The word comes from the Greek for ‘love of humankind’. But I think that the meaning may have been lost somewhere. Perhaps we’ve been worn down by so much coverage of the arts funding climate in the media? Or how important it is to encourage philanthropy in a hope to address the deficit created by austerity cuts? If there’s one thing that I learned from attending the National Arts Fundraising School last week, it was that fundraising is all about people, so perhaps the Greek’s have it right after all.
I think that we need to concentrate more on why people give to good causes and why they should, rather than fixating on ‘the need’ for giving to plug the gaps. I can’t help but think that this is a much more appealing standpoint. (Another tip for a fundraiser – always start with a positive, concentrate on how your positive actions can address negatives in your locale, your sector, wider society etc.)
I was pleased to see some coverage from this angle in an article in the Guardian this week: ‘Andrew Lloyd Webber says successful artists must plug the gaps in arts funding’. In the article Lloyd Webber stressed how he, as a successful artist, felt passionately about ‘giving back’. Not only was this because he felt arts funding was under ‘unimaginable strain’, but because he felt lucky enough to have made a commercial success out of a career in musical theatre. I think that this article resonated with me because it written from the angle of the funder and how his passion fuelled his philanthropy (Andrew Lloyd Webber’s foundation has given around £8.5 million pounds worth of grants to the arts since it was established).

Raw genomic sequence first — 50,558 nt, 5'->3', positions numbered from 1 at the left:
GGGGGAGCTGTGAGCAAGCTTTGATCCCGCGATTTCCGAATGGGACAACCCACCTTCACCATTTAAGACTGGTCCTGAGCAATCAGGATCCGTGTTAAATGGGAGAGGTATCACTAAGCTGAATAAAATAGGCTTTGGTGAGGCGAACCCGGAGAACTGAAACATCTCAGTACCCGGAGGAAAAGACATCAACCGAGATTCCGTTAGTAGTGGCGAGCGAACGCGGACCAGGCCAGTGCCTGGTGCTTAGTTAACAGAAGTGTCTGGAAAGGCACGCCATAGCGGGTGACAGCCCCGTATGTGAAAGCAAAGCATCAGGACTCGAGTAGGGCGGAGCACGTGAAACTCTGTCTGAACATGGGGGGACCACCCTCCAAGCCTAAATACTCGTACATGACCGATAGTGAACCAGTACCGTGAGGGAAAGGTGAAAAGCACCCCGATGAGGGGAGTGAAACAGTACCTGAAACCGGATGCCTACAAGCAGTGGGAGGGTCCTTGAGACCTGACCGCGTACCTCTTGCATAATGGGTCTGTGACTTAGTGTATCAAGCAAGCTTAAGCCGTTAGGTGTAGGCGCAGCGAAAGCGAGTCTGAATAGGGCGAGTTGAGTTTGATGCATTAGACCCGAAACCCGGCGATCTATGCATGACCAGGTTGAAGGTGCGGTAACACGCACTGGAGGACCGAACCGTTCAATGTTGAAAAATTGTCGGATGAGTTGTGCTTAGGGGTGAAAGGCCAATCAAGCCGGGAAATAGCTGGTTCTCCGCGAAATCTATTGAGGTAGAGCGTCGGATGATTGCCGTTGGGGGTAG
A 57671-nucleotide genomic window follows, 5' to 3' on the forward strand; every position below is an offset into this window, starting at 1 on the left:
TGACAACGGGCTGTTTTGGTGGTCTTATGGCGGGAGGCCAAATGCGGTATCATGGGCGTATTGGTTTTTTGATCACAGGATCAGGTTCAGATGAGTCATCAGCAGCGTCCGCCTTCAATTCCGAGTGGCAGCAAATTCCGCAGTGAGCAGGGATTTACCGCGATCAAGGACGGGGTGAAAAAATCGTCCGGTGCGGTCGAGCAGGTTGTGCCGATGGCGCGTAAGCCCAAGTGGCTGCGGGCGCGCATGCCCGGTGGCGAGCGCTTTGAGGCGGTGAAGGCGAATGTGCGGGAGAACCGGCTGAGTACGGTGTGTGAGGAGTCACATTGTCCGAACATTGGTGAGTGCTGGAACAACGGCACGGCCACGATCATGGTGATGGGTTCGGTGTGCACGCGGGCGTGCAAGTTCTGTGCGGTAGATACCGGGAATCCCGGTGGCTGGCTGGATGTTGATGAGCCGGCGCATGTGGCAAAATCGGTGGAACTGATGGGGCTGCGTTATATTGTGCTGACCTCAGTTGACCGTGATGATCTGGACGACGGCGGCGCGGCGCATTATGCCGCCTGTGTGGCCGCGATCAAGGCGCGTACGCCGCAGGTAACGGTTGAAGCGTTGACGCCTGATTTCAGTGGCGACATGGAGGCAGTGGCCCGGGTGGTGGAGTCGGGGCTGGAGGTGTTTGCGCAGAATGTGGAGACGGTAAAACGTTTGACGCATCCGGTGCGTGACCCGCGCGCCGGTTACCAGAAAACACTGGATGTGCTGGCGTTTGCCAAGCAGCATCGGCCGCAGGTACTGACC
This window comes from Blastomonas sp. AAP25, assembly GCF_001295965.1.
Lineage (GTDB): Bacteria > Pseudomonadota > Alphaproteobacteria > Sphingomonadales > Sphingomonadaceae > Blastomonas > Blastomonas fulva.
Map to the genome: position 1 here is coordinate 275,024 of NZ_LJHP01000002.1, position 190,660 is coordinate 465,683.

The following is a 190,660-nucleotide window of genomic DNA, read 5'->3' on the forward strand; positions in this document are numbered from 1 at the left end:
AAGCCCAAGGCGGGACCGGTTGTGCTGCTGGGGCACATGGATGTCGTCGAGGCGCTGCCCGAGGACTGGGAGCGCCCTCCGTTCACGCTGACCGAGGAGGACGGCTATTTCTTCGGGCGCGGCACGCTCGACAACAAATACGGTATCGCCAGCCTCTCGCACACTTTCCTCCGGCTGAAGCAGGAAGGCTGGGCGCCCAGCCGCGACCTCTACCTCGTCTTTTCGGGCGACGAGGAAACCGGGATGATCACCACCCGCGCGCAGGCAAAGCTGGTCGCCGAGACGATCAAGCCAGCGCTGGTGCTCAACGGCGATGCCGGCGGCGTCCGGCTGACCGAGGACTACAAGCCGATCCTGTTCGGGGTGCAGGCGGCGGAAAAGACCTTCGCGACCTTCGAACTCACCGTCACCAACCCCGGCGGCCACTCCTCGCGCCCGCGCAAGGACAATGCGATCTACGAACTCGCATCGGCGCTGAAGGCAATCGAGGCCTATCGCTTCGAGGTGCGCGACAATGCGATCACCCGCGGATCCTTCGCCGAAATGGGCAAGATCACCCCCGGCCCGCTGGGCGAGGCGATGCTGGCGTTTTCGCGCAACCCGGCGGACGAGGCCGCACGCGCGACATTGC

In my fellowship at the Barbican I have been assisting on supporting the training of ticket sales staff to ask for donations, and something we’ve been talking about this week is making sure that staff can relay the passion for the work of the Barbican Centre, in order to genuinely ‘make the ask’.
So from big donations to small – a passion and a focus on people is essential. What do you think? we’d love to hear your views.